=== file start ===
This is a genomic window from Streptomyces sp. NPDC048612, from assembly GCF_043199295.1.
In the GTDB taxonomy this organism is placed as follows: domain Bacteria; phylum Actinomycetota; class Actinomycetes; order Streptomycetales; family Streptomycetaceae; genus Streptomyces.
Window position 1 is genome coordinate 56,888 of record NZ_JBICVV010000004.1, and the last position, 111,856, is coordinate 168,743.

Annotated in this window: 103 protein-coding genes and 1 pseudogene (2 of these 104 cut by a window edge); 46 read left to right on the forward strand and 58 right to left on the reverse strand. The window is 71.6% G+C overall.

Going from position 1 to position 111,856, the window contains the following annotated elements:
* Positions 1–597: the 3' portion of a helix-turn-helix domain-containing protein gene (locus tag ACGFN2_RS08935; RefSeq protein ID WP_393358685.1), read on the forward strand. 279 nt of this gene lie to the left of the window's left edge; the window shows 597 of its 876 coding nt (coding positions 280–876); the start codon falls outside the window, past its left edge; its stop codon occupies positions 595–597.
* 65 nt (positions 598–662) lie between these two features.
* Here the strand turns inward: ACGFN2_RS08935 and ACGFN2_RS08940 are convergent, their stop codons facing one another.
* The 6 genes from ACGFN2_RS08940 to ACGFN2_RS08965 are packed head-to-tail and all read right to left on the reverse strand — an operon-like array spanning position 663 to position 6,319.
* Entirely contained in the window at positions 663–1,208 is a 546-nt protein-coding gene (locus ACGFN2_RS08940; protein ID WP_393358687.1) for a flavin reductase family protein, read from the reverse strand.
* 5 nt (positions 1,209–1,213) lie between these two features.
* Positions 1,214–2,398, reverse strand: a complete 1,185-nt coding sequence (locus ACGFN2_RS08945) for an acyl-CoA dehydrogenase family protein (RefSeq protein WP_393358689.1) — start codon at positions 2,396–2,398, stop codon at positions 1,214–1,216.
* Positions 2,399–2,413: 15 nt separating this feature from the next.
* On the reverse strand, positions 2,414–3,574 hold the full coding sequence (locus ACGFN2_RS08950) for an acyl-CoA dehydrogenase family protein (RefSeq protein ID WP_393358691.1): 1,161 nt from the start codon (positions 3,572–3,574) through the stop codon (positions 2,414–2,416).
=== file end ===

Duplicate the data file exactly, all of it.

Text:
This is a genomic window from Streptomyces sp. NPDC048612, from assembly GCF_043199295.1.
In the GTDB taxonomy this organism is placed as follows: domain Bacteria; phylum Actinomycetota; class Actinomycetes; order Streptomycetales; family Streptomycetaceae; genus Streptomyces.
Window position 1 is genome coordinate 56,888 of record NZ_JBICVV010000004.1, and the last position, 111,856, is coordinate 168,743.

Annotated in this window: 103 protein-coding genes and 1 pseudogene (2 of these 104 cut by a window edge); 46 read left to right on the forward strand and 58 right to left on the reverse strand. The window is 71.6% G+C overall.

Going from position 1 to position 111,856, the window contains the following annotated elements:
* Positions 1–597: the 3' portion of a helix-turn-helix domain-containing protein gene (locus tag ACGFN2_RS08935; RefSeq protein ID WP_393358685.1), read on the forward strand. 279 nt of this gene lie to the left of the window's left edge; the window shows 597 of its 876 coding nt (coding positions 280–876); the start codon falls outside the window, past its left edge; its stop codon occupies positions 595–597.
* 65 nt (positions 598–662) lie between these two features.
* Here the strand turns inward: ACGFN2_RS08935 and ACGFN2_RS08940 are convergent, their stop codons facing one another.
* The 6 genes from ACGFN2_RS08940 to ACGFN2_RS08965 are packed head-to-tail and all read right to left on the reverse strand — an operon-like array spanning position 663 to position 6,319.
* Entirely contained in the window at positions 663–1,208 is a 546-nt protein-coding gene (locus ACGFN2_RS08940; protein ID WP_393358687.1) for a flavin reductase family protein, read from the reverse strand.
* 5 nt (positions 1,209–1,213) lie between these two features.
* Positions 1,214–2,398, reverse strand: a complete 1,185-nt coding sequence (locus ACGFN2_RS08945) for an acyl-CoA dehydrogenase family protein (RefSeq protein WP_393358689.1) — start codon at positions 2,396–2,398, stop codon at positions 1,214–1,216.
* Positions 2,399–2,413: 15 nt separating this feature from the next.
* On the reverse strand, positions 2,414–3,574 hold the full coding sequence (locus ACGFN2_RS08950) for an acyl-CoA dehydrogenase family protein (RefSeq protein ID WP_393358691.1): 1,161 nt from the start codon (positions 3,572–3,574) through the stop codon (positions 2,414–2,416).